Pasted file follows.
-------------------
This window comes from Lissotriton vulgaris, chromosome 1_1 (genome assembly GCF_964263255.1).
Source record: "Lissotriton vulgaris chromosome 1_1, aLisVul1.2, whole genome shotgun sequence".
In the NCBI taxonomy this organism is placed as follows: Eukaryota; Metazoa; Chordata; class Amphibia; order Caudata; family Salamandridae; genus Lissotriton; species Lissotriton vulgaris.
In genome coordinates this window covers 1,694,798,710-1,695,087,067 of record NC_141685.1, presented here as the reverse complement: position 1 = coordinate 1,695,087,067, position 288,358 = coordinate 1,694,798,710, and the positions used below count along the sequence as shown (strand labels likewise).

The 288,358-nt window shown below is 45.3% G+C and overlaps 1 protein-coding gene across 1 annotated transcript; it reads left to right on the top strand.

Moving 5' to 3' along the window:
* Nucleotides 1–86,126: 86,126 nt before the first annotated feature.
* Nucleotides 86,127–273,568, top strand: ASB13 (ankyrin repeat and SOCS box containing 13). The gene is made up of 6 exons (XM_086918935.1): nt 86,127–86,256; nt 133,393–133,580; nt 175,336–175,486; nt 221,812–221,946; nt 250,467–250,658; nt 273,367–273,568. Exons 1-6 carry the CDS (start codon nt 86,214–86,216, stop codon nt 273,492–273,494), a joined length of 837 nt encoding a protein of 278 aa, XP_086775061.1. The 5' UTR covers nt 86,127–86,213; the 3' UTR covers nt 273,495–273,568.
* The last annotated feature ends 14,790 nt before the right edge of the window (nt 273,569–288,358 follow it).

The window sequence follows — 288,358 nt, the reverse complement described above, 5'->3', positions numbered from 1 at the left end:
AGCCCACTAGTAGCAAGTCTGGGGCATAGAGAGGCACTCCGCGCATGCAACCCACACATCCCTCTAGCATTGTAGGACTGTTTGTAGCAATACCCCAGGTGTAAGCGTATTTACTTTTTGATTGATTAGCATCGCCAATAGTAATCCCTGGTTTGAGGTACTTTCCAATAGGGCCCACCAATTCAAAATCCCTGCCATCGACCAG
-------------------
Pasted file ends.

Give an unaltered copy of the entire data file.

This window comes from Lissotriton vulgaris, chromosome 1_1 (genome assembly GCF_964263255.1).
Source record: "Lissotriton vulgaris chromosome 1_1, aLisVul1.2, whole genome shotgun sequence".
In the NCBI taxonomy this organism is placed as follows: Eukaryota; Metazoa; Chordata; class Amphibia; order Caudata; family Salamandridae; genus Lissotriton; species Lissotriton vulgaris.
In genome coordinates this window covers 1,694,798,710-1,695,087,067 of record NC_141685.1, presented here as the reverse complement: position 1 = coordinate 1,695,087,067, position 288,358 = coordinate 1,694,798,710, and the positions used below count along the sequence as shown (strand labels likewise).

The 288,358-nt window shown below is 45.3% G+C and overlaps 1 protein-coding gene across 1 annotated transcript; it reads left to right on the top strand.

Moving 5' to 3' along the window:
* Nucleotides 1–86,126: 86,126 nt before the first annotated feature.
* Nucleotides 86,127–273,568, top strand: ASB13 (ankyrin repeat and SOCS box containing 13). The gene is made up of 6 exons (XM_086918935.1): nt 86,127–86,256; nt 133,393–133,580; nt 175,336–175,486; nt 221,812–221,946; nt 250,467–250,658; nt 273,367–273,568. Exons 1-6 carry the CDS (start codon nt 86,214–86,216, stop codon nt 273,492–273,494), a joined length of 837 nt encoding a protein of 278 aa, XP_086775061.1. The 5' UTR covers nt 86,127–86,213; the 3' UTR covers nt 273,495–273,568.
* The last annotated feature ends 14,790 nt before the right edge of the window (nt 273,569–288,358 follow it).

The window sequence follows — 288,358 nt, the reverse complement described above, 5'->3', positions numbered from 1 at the left end:
AGCCCACTAGTAGCAAGTCTGGGGCATAGAGAGGCACTCCGCGCATGCAACCCACACATCCCTCTAGCATTGTAGGACTGTTTGTAGCAATACCCCAGGTGTAAGCGTATTTACTTTTTGATTGATTAGCATCGCCAATAGTAATCCCTGGTTTGAGGTACTTTCCAATAGGGCCCACCAATTCAAAATCCCTGCCATCGACCAG